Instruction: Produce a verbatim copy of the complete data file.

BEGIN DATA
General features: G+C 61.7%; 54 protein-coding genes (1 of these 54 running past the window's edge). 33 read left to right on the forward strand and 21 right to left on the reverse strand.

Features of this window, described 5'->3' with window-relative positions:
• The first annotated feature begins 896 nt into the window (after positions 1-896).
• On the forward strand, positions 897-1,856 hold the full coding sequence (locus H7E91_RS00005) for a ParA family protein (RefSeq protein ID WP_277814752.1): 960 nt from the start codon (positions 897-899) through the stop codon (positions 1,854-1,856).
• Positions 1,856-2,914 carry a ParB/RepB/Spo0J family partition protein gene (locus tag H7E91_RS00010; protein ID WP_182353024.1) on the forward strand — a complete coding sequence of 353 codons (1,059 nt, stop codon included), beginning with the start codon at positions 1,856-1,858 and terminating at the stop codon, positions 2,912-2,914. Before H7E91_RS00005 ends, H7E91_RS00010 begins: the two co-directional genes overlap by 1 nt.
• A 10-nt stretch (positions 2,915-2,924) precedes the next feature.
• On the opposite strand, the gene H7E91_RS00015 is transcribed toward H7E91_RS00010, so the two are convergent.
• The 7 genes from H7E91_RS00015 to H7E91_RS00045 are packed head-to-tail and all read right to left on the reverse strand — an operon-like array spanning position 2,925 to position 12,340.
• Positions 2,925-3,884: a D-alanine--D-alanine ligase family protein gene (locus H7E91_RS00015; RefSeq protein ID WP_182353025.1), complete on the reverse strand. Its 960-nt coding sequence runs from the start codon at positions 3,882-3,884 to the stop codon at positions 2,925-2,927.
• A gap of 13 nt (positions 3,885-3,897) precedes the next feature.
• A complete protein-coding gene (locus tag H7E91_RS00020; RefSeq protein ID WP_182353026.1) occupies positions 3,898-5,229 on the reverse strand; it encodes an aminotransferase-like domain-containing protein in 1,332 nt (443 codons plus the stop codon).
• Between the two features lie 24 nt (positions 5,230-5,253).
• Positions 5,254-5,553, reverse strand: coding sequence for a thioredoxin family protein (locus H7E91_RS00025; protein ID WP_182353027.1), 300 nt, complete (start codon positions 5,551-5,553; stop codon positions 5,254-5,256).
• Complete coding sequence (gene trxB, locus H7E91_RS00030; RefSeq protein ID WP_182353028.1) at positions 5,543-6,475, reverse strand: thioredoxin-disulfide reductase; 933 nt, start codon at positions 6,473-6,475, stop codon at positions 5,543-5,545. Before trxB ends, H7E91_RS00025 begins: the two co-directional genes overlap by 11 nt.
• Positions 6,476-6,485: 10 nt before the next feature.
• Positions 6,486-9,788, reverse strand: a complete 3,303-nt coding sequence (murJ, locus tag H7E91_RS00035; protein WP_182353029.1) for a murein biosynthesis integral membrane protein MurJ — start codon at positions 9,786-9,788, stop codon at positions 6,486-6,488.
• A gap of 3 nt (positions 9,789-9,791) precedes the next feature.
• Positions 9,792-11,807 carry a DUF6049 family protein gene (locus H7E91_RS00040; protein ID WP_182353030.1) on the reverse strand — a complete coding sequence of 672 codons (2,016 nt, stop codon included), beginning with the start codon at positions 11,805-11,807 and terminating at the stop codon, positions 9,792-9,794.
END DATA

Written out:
General features: G+C 61.7%; 54 protein-coding genes (1 of these 54 running past the window's edge). 33 read left to right on the forward strand and 21 right to left on the reverse strand.

Features of this window, described 5'->3' with window-relative positions:
• The first annotated feature begins 896 nt into the window (after positions 1-896).
• On the forward strand, positions 897-1,856 hold the full coding sequence (locus H7E91_RS00005) for a ParA family protein (RefSeq protein ID WP_277814752.1): 960 nt from the start codon (positions 897-899) through the stop codon (positions 1,854-1,856).
• Positions 1,856-2,914 carry a ParB/RepB/Spo0J family partition protein gene (locus tag H7E91_RS00010; protein ID WP_182353024.1) on the forward strand — a complete coding sequence of 353 codons (1,059 nt, stop codon included), beginning with the start codon at positions 1,856-1,858 and terminating at the stop codon, positions 2,912-2,914. Before H7E91_RS00005 ends, H7E91_RS00010 begins: the two co-directional genes overlap by 1 nt.
• A 10-nt stretch (positions 2,915-2,924) precedes the next feature.
• On the opposite strand, the gene H7E91_RS00015 is transcribed toward H7E91_RS00010, so the two are convergent.
• The 7 genes from H7E91_RS00015 to H7E91_RS00045 are packed head-to-tail and all read right to left on the reverse strand — an operon-like array spanning position 2,925 to position 12,340.
• Positions 2,925-3,884: a D-alanine--D-alanine ligase family protein gene (locus H7E91_RS00015; RefSeq protein ID WP_182353025.1), complete on the reverse strand. Its 960-nt coding sequence runs from the start codon at positions 3,882-3,884 to the stop codon at positions 2,925-2,927.
• A gap of 13 nt (positions 3,885-3,897) precedes the next feature.
• A complete protein-coding gene (locus tag H7E91_RS00020; RefSeq protein ID WP_182353026.1) occupies positions 3,898-5,229 on the reverse strand; it encodes an aminotransferase-like domain-containing protein in 1,332 nt (443 codons plus the stop codon).
• Between the two features lie 24 nt (positions 5,230-5,253).
• Positions 5,254-5,553, reverse strand: coding sequence for a thioredoxin family protein (locus H7E91_RS00025; protein ID WP_182353027.1), 300 nt, complete (start codon positions 5,551-5,553; stop codon positions 5,254-5,256).
• Complete coding sequence (gene trxB, locus H7E91_RS00030; RefSeq protein ID WP_182353028.1) at positions 5,543-6,475, reverse strand: thioredoxin-disulfide reductase; 933 nt, start codon at positions 6,473-6,475, stop codon at positions 5,543-5,545. Before trxB ends, H7E91_RS00025 begins: the two co-directional genes overlap by 11 nt.
• Positions 6,476-6,485: 10 nt before the next feature.
• Positions 6,486-9,788, reverse strand: a complete 3,303-nt coding sequence (murJ, locus tag H7E91_RS00035; protein WP_182353029.1) for a murein biosynthesis integral membrane protein MurJ — start codon at positions 9,786-9,788, stop codon at positions 6,486-6,488.
• A gap of 3 nt (positions 9,789-9,791) precedes the next feature.
• Positions 9,792-11,807 carry a DUF6049 family protein gene (locus H7E91_RS00040; protein ID WP_182353030.1) on the reverse strand — a complete coding sequence of 672 codons (2,016 nt, stop codon included), beginning with the start codon at positions 11,805-11,807 and terminating at the stop codon, positions 9,792-9,794.